Learn About the Expansion

The Pathway to Asia Expansion

The Reid Park Zoo expansion is one element of a larger plan which includes improving the infrastructure of the existing Zoo grounds, as well as enhancing habitats in the current footprint. 


Propositions 202 and 203, a small city sales-tax increase for a period of 10 years, passed in 2017.  Once the Zoo was assured of this community support, and in consultation with the Parks and Recreation Department and the City of Tucson, planning began in earnest for the exciting improvements and expansion which had become a realistic possibility. On October 9, 2018, the Mayor and Council approved the Management Agreement for the Zoo’s 2018 proposed Master Plan, and improvements began. Funding for the planned improvements (including the approximately $2.5 million already expended on the groundwork for the expansion) has been fully realized through the sales tax revenues and also through the generosity of donors who believe in the Pathway to Asia expansion and its enduring value to our city and our planet.

What has been done so far?

Quite a bit! Since 2018, the Zoo has opened the Temple of Tiny Monkeys, and the general infrastructure has been shored up throughout the grounds. The Welcome Plaza, both outside and inside the Zoo entrance, has been redesigned with more seating areas and much more shade. The exit has been reconfigured. The Flamingo Lagoon is complete, and is the first sight to greet visitors as they enter. Certain habitats have been refreshed – for example, the Andean Bear exhibit is undergoing a transformation right now. Also about to be initiated is the World of Play addition, a multi-sensory play area with a major educational component, where children can run, climb, dig in the dirt, and experience the lives of animals in different habitats. There will be more changes inside the current Zoo boundaries in the years to come, especially a redesign of the current central area to reflect Africa and its species.

Throughout the planning process, the Zoo designers and architects have paid close attention to the trees and wildlife in Reid Park, arranging for their preservation and welfare whenever possible. Many of the healthy existing trees will be incorporated into the Pathway to Asia, but many more trees will also be added inside the Zoo’s new footprint, further mitigating the urban “heat island” effect in the area. The Zoo has replaced the filtration system in Reid Park’s North Pond, making it a more desirable and sustainable environment for wildlife in the area.

The Pathway to Asia

The Pathway to Asia expansion will bring many more species and inestimable beauty to Tucson. Here are some of the species slated to enjoy life in the expansion:

Tigers are critically endangered in the wild. RPZ can now build a beautiful habitat big enough to accommodate a breeding pair of these magnificent creatures, including a waterfall and stream, and a pool with underwater viewing access.

Red Pandas, who were tremendously popular when RPZ served as a temporary habitat for them in 2017, will be in Tucson to stay! They will share their habitat with the Muntjac deer, a compatible species known as the “barking deer.”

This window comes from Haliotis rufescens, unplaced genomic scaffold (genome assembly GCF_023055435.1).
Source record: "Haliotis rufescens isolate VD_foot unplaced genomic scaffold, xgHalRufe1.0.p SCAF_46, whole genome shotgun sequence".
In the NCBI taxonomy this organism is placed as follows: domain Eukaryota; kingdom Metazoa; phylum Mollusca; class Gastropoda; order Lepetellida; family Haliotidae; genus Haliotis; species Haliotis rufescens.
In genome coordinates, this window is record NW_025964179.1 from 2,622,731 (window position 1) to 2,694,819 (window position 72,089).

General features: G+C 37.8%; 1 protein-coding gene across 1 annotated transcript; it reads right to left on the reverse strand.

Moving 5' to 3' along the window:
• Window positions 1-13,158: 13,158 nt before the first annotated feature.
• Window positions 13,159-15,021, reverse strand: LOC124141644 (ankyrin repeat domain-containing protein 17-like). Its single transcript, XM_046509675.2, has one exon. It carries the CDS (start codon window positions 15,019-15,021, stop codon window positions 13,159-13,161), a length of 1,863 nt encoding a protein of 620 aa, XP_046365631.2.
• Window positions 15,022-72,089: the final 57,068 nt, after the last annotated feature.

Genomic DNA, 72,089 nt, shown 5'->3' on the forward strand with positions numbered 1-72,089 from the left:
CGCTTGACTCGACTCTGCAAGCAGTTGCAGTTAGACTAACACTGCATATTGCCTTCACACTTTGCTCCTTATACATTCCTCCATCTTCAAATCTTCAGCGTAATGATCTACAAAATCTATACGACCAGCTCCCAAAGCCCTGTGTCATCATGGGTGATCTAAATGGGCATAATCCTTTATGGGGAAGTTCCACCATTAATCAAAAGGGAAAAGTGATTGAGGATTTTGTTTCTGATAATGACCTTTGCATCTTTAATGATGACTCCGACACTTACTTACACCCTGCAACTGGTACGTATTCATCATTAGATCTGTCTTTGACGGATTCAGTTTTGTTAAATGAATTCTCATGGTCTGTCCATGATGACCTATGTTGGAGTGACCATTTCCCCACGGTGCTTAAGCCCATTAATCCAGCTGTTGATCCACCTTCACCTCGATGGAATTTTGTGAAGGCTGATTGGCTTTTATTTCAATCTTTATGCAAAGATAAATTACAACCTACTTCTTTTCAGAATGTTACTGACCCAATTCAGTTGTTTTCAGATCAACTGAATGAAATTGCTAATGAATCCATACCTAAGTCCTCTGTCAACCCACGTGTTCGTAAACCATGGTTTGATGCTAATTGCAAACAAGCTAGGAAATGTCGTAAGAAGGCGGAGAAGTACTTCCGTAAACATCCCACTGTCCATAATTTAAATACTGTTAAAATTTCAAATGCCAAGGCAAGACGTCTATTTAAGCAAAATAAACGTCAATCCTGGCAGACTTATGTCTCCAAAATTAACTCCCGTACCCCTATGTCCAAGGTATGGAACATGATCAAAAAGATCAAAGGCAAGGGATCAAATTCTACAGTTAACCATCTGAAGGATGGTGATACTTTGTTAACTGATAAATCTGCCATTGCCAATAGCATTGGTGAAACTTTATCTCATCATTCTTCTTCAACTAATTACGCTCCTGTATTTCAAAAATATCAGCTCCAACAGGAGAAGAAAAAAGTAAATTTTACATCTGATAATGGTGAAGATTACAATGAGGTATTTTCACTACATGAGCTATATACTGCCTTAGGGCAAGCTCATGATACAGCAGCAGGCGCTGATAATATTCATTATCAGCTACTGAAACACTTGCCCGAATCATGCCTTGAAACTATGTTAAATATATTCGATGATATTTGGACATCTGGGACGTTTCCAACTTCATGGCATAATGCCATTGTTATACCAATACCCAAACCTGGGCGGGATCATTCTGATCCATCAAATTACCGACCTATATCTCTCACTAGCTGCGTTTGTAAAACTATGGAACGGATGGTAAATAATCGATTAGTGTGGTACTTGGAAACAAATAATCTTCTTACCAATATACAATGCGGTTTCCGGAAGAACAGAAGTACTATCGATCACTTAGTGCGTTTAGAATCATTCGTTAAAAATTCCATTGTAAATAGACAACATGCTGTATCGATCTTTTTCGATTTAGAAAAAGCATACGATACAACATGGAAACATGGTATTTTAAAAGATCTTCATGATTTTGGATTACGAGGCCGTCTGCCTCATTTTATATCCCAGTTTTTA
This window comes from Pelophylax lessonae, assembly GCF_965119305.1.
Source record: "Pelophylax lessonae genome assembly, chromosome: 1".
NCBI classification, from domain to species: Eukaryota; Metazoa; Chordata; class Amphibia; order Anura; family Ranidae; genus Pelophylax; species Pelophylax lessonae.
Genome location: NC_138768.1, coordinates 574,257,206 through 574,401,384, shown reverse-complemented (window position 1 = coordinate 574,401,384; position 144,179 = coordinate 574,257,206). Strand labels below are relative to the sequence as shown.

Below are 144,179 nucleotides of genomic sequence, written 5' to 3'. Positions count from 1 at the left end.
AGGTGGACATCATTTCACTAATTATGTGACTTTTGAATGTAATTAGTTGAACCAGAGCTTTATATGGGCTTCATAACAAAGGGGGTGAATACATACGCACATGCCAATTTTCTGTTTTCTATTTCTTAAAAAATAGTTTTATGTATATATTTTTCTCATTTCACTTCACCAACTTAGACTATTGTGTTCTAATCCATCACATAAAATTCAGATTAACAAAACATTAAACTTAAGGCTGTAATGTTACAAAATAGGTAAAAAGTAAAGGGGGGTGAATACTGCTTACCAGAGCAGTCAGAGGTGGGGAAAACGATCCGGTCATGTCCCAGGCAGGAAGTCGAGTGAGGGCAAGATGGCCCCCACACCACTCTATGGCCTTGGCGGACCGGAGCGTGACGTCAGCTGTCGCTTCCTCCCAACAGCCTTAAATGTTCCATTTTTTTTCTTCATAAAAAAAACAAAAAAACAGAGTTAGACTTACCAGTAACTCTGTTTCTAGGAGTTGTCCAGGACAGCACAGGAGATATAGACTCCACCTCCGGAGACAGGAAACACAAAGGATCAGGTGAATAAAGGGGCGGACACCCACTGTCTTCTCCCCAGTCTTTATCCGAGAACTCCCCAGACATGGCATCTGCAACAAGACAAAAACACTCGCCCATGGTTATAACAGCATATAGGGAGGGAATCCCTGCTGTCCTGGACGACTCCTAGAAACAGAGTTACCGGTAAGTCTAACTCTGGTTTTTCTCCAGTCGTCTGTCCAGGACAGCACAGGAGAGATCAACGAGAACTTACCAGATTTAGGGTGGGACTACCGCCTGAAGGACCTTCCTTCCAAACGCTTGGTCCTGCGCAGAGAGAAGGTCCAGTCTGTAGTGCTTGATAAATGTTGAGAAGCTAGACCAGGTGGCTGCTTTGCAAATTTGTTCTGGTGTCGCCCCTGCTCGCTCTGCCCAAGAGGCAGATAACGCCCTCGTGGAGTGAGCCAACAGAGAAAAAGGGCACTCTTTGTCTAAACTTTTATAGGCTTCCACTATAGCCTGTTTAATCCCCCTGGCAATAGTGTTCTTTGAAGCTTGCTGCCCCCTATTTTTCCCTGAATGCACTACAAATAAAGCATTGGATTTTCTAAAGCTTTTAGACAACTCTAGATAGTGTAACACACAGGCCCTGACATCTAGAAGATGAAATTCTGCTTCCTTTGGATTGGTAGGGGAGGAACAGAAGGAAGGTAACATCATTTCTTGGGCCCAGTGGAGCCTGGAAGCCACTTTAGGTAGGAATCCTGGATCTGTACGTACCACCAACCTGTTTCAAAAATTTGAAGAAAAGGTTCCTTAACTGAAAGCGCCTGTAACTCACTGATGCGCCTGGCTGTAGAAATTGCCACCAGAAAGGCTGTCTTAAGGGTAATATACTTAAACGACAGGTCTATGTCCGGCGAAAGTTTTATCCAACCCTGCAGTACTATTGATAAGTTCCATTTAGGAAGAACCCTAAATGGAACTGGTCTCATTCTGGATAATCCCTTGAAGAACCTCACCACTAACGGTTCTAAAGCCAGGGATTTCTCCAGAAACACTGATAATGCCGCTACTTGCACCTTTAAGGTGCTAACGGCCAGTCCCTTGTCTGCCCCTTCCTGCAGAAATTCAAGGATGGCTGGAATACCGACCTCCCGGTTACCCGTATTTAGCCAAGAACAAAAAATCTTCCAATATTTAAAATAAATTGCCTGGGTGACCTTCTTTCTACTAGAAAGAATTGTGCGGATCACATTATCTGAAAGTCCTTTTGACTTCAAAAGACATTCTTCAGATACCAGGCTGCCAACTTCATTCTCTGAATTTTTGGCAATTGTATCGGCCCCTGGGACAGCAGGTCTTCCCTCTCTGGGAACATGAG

Siamangs, primates with loud, musical cries and boisterous personalities will definitely make you look skyward. You’ll most often see them swinging with amazing athleticism from a carefully engineered series of poles and ropes as they enjoy each day in their spacious, interesting, and comfortable habitat.

The Wings of Wonder will be a new interactive aviary with many beautiful and amiable birds, like gold pheasants, red-whiskered bulbuls, silkie chickens, and others.

Fishing Cats are roughly the size of our native Bobcats – but they have one useful adaptation the Bobcats don’t – webbed feet! You’ll be able to see these great swimmers hunt in their own pool.

Sloth Bears can look forward to lumbering around an amazing habitat full of natural features and amusements like a climbing structure and “scent detectors.”  

Komodo DragonAt last, Reid Park Zoo will have a REPTILE HOUSE, and the star of the show for many Zoo fans will be the Komodo Dragon. They are the world’s largest lizards, and can grow up to 10 feet long – comparable to the size of the Zoo’s American Alligator! You’ll also get to see other lizards, turtles, various amphibians, and of course snakes – and learn how each and every one plays an important role in their shrinking native habitats.

Finally, the Pathway to Asia will include a beautiful event center, The Asian Pavilion. We’ll be able to walk inside to take a peek into the Sloth Bear cave, see the Red Panda habitat from another angle, and again – look up!  There are those Siamangs swinging and calling out! The planners see the Pavilion as the perfect venue for both community events and private celebrations, as well as a pleasant rest area for Zoo visitors.  

After years of careful planning and coordination with the Association of Zoos and Aquariums, construction on the Pathway to Asia is ready to begin, and the animals are ready to join us here in Tucson. We can’t wait!

7/10 Update

The Assistant City Manager presented three schematics for the Expansion, each within the parameters set by the Mayor and Council on May 14. Members of the core stakeholder group were in attendance, and discussed the merits of each option. The expansion is going forward, and we’re hopeful that the design selected will be settled on soon, balancing the needs of the animals and the Reid Park Master Plan, and getting us that much closer to being able to visit The Pathway to Asia!